*DISCLOSURE: THIS POST MAY CONTAIN AFFILIATE LINKS.
I think the first-ever taco I ate after moving to NYC was a crispy fish taco. It was so simple – beautifully fried fresh fish, cabbage, a squeeze of lime, and some aioli. Not much to it but boy is it a lasting memory. As you probably saw from my recent chorizo & prawn taco post that we are on a bit of a taco buzz here and it’s always a fight as to what type we will eat. I think these crispy fish tacos may have edged out in front. Crunchy, fresh, and a great punch from the delicious jalapeno apple salsa. TRUST ME, you are going to want to read on to see how to get these in your life!
The all-important “crispy” part of crispy fish tacos – I like to keep mine simple and use flour, salt & sparkling water. The “boss” has a SodaStream so we always have plenty of bubbly water on hand. Pro-tip though when making batter make sure it’s ice-cold (or at least as cold as you can get it). The colder the batter the more it’ll puff up and crisp up in the fryer.
Once the fish hits the batter you can’t season the flesh of the fish anymore so it’s super important to season the fish before cooking, season your batter, AND as soon as the fish comes out of the fryer hit it again with a pinch of salt. Before the batter cools and completely hardens up it’ll grab hold of that salt and leave you with a beautiful kick of salt as you bite into that crunchy batter.
WHAT OIL SHOULD I USE
Given that we are deep frying it’s best to stick to an oil that has a higher smoke point. I tend to use canola oil. It’s more cost-effective than other oils, has a high smoke point, and is low enough in saturated fats. The truth is there isn’t anything particularly healthy in deep frying fish tacos so thinking you could use olive, avocado or coconut really won’t help too much. Light olive oil has a higher smoke point than olive oil so it would work but it’s defo on the more costly side. However, if we were shallow frying the fish or other food items, by all means, use a “healthier” oil.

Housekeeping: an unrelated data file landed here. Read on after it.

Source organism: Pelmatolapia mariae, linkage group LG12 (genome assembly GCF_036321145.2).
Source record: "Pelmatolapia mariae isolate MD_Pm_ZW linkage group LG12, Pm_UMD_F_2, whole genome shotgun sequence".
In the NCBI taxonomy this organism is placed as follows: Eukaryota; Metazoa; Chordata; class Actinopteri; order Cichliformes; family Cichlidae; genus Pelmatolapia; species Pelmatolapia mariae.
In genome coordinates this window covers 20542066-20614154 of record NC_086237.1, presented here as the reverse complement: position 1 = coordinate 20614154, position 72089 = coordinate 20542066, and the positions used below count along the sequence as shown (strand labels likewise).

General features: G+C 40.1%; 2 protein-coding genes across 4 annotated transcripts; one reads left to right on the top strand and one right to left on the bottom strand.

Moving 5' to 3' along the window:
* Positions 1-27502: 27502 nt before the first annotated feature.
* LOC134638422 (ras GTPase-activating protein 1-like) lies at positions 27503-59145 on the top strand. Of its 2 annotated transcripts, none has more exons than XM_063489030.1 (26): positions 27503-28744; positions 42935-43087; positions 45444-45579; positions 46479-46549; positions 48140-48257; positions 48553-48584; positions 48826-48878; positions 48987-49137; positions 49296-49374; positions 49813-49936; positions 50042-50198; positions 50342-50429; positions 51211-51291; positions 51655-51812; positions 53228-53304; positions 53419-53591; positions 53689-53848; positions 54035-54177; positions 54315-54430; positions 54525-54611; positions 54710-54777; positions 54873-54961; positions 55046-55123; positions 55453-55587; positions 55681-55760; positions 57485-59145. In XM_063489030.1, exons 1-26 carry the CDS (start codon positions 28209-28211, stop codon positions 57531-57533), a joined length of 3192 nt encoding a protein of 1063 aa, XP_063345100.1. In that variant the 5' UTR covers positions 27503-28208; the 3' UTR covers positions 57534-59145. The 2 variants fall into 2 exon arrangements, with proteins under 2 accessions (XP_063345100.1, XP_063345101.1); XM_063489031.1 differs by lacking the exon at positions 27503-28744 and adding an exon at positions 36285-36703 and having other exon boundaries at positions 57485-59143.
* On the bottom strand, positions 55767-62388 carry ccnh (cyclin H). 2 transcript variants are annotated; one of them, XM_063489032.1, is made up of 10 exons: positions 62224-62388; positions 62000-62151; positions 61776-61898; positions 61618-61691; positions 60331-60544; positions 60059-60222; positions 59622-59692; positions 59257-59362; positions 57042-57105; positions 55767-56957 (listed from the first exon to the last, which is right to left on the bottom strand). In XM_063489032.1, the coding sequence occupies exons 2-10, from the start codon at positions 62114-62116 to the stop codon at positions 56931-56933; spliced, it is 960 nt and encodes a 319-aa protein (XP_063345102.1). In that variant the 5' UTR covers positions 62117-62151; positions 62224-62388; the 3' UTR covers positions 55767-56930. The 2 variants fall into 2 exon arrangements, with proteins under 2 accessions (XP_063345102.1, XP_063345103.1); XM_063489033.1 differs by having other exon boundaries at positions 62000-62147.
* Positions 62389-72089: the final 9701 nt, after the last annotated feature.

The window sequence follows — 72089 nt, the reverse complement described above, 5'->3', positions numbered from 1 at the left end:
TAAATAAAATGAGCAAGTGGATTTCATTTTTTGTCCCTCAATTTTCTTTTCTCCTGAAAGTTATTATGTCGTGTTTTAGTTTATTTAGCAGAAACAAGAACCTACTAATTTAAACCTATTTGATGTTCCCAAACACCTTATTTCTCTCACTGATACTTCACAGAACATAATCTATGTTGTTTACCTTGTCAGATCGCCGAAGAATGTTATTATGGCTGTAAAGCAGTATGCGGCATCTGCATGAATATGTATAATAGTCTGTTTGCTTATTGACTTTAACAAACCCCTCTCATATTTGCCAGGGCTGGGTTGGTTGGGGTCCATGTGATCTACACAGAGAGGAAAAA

WHAT CAN I FRY THE CRISPY FISH TACOS IN?
NOT a frying pan! The trick is you want something that is relatively deep. You are looking to get that oil up to about 180c and once you add the cold batter to the hot oil it’s gonna bubble and spit. Therefore you want to minimise the chance of having the oil overflow, splash everywhere, and therefore have more to clean up. OR worse yet start a fire and then not to be able to eat these delicious snapper tacos.
So, I recently was gifted some new pans from Scanpan. I LOVE their HaptIQ range and one of them was the 28cm saute pan. This baby ROCKS. So much so I am heading on holidays tomorrow up the coast of QLD and have packed it #loser – I know. Its base is flat as a frying pan, edges are slightly curved to use like a saute pan/wok and it’s sides are high enough to use it as a saucepan or in this case a crispy fish taco pan. Dishwasher proof, metal object proof, and wife (or husband in other cases) proof it’s a pan I’m going to enjoy using on the regular!